Table 1 shows the result of an experiment in which thin lines were printed with various speed differences between the photoconductive drum 1 and the heat roller 81 using an actual apparatus.

              TABLE 1______________________________________Peripheral Speed ofPhotoconductive Drumwith Respect to Thatof Heat Roller    Line width______________________________________   0%             240 μm -0.3%            240 μm-1.05%            270 μm-1.80%            290 μm______________________________________

The experiment shows that the width of the printed line when the peripheral speed of the photoconductive drum 1 is -0.3% with respect to that of the heat roller 81 is substantially similar to the line width when the peripheral speed of the photoconductive drum 1 is equal to that of the heat roller 81. Practically, the shear of the image caused by the speed difference between the photoconductive drum 1 and the heat roller 81 becomes different depending upon the width of the continuous sheet 9 attracted to the photoconductive drum 1. Accordingly, the peripheral speed of the photoconductive drum 1 is set to be in a range of 98.6 percent to 99.8 percent of that of the heat roller 81 in actual use.

FIGS. 2 and 3 show a plan view and a side view, respectively of a mechanism for driving the photoconductive drum 1 and the heat roller 81 with a single motor 10. A driving force of a motor 10 is transmitted to the photoconductive drum 1 through gears A, B, C and D, while the driving force of the motor 10 is transmitted to the heat roller 81 through gears A, B, E, a pulley F, a belt 11, a pulley G, gears H, I, J. Note that an outer diameter of gear D is equal to that of the photoconductive drum 1, and a pulley 11A is provided so as to apply a predetermined tension to the belt 11. Table 2 shows the number of the teeth of each gear. Peripheral speeds of the photoconductive drum 1, and the heat roller 81 are also shown in Table 2. According to Table 2, the peripheral speed of gear D, i.e., the peripheral speed of the photoconductive drum 1, is 0.256 percent less than that of the heat roller 81.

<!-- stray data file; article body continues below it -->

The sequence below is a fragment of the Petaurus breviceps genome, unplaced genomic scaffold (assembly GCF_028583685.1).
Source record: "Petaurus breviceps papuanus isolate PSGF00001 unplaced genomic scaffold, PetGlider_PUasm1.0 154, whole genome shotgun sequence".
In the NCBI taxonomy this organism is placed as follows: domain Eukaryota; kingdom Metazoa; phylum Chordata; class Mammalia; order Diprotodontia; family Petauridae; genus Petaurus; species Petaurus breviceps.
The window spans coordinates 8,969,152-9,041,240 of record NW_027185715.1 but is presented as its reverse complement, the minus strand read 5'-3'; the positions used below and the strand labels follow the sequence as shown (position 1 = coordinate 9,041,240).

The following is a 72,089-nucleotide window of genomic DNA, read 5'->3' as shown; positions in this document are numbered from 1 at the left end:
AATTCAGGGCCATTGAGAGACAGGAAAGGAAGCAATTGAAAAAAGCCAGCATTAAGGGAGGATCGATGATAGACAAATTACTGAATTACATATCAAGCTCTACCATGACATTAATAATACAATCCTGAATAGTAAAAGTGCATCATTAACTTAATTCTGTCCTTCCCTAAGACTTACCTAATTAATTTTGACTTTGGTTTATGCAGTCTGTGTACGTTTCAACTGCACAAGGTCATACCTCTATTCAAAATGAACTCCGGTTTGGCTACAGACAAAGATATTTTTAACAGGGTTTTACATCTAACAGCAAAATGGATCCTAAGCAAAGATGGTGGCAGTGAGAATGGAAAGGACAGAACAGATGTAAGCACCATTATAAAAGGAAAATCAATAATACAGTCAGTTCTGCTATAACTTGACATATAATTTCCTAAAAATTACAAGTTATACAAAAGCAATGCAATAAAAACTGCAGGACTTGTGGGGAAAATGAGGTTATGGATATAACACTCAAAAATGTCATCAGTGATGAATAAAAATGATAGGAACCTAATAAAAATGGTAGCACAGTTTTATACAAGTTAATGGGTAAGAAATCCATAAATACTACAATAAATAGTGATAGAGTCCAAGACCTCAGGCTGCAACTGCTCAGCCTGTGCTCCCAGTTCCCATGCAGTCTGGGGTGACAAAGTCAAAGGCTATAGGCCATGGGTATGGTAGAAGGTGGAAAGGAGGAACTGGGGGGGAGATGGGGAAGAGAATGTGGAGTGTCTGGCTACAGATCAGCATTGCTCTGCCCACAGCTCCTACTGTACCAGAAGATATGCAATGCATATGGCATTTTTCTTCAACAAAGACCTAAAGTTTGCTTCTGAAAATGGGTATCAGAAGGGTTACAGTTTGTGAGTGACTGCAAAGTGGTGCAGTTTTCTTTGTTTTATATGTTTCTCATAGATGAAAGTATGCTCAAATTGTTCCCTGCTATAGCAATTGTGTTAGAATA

TABLE 2______________________________________         rotation  outer     peripheralnumber of     speed     diameter  speedteeth         (rpm)     (mm)      (mm/sec)______________________________________motor 10          300gear A  16        300gear B  51        94.118gear C  17        94.118gear D  45        35.556    40.00   74.468(drum 1)          (35.556)  (40.00) (74.468)gear E  50        96pulley F   20        96pulley G   26        73.846gear H  27        73.846gear I  25        79.754gear J  35        56.967heat roll         56.967    25.03   74.659______________________________________

Note, in the above embodiment, although the photoconductive drum 1 and the heat roller 81 are arranged to be driven to be rotated by the same drive source, the present invention is not limited to this arrangement and may be of course arranged to be driven by independent drive sources, respectively, and subject to be independently controlled. For example, as shown in FIG. 2, the drum 1 and heat roller 81 can be driven independently by motor 10 and motor 20 (shown in dotted lines), respectively, eliminating the need for pulley F, belt 11, and pulley G.